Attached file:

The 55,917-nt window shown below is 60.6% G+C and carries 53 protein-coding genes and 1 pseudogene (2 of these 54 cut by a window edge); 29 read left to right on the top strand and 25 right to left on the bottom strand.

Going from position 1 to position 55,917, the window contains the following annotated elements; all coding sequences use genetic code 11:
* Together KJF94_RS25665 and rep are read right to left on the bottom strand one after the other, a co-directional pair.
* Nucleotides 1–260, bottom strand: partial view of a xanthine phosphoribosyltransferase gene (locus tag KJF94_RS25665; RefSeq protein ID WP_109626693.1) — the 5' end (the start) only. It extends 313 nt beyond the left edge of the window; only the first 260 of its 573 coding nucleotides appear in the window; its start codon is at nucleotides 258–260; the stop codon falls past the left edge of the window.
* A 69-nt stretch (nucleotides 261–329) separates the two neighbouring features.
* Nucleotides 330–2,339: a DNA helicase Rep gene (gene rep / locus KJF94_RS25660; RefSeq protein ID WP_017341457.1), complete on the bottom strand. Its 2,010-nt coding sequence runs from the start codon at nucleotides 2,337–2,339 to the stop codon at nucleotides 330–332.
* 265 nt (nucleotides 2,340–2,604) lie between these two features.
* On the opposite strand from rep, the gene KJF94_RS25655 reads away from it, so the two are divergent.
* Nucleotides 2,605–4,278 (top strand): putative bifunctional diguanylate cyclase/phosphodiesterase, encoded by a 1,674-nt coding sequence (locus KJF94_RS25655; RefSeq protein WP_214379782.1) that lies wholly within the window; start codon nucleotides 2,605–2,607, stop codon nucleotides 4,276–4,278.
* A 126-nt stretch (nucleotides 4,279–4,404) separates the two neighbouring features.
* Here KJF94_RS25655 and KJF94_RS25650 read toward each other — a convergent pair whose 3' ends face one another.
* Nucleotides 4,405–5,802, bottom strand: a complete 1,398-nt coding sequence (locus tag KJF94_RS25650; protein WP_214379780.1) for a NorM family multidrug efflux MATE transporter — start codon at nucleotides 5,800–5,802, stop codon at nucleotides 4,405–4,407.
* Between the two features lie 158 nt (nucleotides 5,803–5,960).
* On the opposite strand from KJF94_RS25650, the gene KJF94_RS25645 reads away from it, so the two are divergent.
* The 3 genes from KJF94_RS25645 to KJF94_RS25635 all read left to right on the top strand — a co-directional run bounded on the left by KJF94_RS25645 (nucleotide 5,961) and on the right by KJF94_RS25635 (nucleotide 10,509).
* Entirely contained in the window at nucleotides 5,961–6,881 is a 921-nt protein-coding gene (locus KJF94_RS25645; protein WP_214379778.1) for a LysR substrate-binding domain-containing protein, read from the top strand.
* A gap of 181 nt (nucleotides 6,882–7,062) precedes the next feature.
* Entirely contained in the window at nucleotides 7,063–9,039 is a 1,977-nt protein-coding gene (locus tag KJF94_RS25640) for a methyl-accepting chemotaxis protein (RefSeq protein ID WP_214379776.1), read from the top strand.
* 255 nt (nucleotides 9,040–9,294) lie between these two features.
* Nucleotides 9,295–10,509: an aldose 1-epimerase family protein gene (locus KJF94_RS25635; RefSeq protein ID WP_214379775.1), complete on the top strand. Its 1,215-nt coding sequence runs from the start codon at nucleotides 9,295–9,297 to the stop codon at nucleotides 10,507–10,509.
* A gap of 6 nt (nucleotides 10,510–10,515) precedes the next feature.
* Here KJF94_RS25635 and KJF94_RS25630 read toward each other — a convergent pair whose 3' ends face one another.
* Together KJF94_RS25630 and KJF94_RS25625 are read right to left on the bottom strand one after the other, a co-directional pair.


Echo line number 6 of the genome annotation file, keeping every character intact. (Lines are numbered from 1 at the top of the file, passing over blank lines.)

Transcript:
* Nucleotides 330–2,339: a DNA helicase Rep gene (gene rep / locus KJF94_RS25660; RefSeq protein ID WP_017341457.1), complete on the bottom strand. Its 2,010-nt coding sequence runs from the start codon at nucleotides 2,337–2,339 to the stop codon at nucleotides 330–332.